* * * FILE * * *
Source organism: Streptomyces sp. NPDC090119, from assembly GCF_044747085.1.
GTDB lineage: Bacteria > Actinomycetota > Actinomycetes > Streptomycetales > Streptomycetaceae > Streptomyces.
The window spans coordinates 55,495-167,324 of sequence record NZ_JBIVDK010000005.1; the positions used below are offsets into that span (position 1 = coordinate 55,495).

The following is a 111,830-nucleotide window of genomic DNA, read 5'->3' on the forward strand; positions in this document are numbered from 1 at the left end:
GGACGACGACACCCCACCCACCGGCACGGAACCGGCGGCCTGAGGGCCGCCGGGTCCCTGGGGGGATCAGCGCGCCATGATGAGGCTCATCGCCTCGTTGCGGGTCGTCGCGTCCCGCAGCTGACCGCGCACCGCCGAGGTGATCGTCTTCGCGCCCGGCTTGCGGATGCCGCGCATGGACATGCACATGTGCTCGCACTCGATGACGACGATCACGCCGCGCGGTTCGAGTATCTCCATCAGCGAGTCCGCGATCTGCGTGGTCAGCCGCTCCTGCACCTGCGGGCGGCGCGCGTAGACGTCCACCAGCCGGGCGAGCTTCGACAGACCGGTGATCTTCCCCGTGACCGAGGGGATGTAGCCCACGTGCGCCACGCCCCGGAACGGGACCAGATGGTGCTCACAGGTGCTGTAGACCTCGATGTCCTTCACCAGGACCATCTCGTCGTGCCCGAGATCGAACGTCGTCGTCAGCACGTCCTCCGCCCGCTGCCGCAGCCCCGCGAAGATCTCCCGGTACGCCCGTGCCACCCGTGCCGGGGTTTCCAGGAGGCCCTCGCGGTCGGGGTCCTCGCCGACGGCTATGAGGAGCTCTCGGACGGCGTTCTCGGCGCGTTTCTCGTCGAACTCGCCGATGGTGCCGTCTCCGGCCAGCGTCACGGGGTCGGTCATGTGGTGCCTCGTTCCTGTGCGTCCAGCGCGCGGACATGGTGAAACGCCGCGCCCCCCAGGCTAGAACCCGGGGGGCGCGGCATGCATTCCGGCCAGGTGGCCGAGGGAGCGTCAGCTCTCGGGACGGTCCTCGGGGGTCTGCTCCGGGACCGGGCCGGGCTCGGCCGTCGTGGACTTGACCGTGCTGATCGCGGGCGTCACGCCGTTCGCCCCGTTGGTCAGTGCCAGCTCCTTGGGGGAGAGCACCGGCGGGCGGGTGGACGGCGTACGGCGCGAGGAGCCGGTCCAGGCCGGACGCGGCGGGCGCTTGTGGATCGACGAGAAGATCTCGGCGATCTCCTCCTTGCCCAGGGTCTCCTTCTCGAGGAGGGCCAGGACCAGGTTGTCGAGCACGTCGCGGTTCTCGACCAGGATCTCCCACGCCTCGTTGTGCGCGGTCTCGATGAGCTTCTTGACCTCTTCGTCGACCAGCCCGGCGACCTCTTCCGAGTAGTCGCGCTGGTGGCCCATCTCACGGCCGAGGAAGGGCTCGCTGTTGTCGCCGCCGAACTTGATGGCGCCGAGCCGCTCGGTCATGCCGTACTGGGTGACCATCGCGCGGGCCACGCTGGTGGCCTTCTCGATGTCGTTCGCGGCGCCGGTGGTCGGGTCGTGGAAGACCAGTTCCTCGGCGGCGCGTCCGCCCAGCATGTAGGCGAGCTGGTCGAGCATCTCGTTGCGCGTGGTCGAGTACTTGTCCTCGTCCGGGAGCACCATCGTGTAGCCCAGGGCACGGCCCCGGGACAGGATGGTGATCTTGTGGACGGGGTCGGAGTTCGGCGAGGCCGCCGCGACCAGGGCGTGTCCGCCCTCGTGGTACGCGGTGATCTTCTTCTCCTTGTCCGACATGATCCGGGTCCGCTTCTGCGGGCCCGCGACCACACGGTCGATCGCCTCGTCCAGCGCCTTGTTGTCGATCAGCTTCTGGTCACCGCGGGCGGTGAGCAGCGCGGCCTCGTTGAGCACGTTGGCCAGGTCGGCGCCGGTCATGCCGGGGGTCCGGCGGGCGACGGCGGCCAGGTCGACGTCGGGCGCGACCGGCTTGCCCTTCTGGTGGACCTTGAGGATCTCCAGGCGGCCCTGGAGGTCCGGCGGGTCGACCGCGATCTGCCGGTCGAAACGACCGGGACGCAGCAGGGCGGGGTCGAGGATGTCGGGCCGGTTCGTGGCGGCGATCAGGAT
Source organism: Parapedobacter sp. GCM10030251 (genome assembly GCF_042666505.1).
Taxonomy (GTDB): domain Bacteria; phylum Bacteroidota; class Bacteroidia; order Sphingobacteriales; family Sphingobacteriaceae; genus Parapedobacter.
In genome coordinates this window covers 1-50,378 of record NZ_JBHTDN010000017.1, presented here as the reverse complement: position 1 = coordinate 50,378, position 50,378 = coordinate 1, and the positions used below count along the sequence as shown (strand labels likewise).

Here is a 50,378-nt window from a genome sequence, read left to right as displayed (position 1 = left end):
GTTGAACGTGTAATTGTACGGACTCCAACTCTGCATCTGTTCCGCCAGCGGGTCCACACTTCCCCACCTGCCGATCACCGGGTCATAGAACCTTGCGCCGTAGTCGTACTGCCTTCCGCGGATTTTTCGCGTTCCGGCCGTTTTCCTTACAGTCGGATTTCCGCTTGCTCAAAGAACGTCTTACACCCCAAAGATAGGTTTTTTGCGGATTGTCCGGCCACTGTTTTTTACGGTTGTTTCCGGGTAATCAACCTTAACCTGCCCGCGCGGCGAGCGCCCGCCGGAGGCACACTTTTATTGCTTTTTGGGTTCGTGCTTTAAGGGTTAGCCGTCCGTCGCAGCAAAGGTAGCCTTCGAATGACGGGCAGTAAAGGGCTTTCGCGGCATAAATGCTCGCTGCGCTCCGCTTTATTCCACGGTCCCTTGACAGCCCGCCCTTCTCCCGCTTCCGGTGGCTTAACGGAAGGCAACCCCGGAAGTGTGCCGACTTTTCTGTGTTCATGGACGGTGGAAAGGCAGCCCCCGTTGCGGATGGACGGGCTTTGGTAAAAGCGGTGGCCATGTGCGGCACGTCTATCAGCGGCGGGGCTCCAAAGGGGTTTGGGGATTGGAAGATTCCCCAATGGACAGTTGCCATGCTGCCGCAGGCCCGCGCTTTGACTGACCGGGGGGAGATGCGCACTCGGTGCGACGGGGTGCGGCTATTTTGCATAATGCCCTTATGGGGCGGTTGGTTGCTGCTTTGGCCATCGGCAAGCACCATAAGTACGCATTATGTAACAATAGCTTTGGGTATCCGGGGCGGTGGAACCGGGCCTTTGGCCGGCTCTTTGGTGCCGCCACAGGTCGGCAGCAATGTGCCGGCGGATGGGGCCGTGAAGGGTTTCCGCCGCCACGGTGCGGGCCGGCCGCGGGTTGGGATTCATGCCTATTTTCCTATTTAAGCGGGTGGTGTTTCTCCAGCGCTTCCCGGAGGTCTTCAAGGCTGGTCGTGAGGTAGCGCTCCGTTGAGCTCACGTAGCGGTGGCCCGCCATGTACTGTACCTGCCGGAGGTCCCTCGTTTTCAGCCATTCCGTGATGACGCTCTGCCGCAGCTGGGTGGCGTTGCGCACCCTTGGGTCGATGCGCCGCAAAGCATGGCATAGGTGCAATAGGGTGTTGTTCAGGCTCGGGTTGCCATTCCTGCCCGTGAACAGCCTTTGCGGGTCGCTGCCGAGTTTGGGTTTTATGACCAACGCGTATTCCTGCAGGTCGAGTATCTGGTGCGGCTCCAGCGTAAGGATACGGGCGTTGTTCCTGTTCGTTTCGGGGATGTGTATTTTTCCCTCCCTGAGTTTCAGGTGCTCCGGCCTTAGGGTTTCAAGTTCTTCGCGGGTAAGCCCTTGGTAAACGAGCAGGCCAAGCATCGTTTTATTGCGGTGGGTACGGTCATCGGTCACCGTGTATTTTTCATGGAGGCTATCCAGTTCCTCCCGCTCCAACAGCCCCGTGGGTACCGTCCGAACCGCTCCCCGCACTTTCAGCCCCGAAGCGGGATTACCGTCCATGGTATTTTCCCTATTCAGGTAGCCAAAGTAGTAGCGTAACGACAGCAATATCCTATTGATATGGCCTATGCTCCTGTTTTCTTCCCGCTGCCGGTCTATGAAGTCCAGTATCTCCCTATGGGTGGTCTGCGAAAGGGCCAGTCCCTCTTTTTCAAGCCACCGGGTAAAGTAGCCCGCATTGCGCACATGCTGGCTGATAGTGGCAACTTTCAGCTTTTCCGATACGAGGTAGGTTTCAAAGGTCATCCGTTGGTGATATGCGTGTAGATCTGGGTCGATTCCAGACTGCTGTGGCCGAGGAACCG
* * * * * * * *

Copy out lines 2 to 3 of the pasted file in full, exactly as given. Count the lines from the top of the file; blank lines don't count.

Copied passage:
GTDB lineage: Bacteria > Actinomycetota > Actinomycetes > Streptomycetales > Streptomycetaceae > Streptomyces.
The window spans coordinates 55,495-167,324 of sequence record NZ_JBIVDK010000005.1; the positions used below are offsets into that span (position 1 = coordinate 55,495).